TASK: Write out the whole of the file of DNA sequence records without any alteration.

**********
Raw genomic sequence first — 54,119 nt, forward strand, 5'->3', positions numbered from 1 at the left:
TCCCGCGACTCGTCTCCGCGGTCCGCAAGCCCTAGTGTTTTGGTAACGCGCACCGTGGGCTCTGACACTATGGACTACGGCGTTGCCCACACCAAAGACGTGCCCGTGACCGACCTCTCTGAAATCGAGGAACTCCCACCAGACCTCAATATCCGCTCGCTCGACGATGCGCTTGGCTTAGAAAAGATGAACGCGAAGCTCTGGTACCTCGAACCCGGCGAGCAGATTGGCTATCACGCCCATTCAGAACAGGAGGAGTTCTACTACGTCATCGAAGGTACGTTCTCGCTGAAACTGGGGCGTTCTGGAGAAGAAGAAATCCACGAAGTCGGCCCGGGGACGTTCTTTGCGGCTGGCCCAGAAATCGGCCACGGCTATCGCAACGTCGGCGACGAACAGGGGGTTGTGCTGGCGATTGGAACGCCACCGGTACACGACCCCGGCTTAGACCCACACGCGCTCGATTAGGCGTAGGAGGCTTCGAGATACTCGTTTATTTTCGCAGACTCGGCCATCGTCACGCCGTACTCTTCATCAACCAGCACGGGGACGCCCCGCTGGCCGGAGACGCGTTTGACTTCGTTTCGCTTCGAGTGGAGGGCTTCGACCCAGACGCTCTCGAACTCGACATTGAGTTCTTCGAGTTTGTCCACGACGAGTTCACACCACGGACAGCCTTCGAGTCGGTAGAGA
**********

Raw genomic sequence first — 54,119 nt, forward strand, 5'->3', positions numbered from 1 at the left:
TCCCGCGACTCGTCTCCGCGGTCCGCAAGCCCTAGTGTTTTGGTAACGCGCACCGTGGGCTCTGACACTATGGACTACGGCGTTGCCCACACCAAAGACGTGCCCGTGACCGACCTCTCTGAAATCGAGGAACTCCCACCAGACCTCAATATCCGCTCGCTCGACGATGCGCTTGGCTTAGAAAAGATGAACGCGAAGCTCTGGTACCTCGAACCCGGCGAGCAGATTGGCTATCACGCCCATTCAGAACAGGAGGAGTTCTACTACGTCATCGAAGGTACGTTCTCGCTGAAACTGGGGCGTTCTGGAGAAGAAGAAATCCACGAAGTCGGCCCGGGGACGTTCTTTGCGGCTGGCCCAGAAATCGGCCACGGCTATCGCAACGTCGGCGACGAACAGGGGGTTGTGCTGGCGATTGGAACGCCACCGGTACACGACCCCGGCTTAGACCCACACGCGCTCGATTAGGCGTAGGAGGCTTCGAGATACTCGTTTATTTTCGCAGACTCGGCCATCGTCACGCCGTACTCTTCATCAACCAGCACGGGGACGCCCCGCTGGCCGGAGACGCGTTTGACTTCGTTTCGCTTCGAGTGGAGGGCTTCGACCCAGACGCTCTCGAACTCGACATTGAGTTCTTCGAGTTTGTCCACGACGAGTTCACACCACGGACAGCCTTCGAGTCGGTAGAGA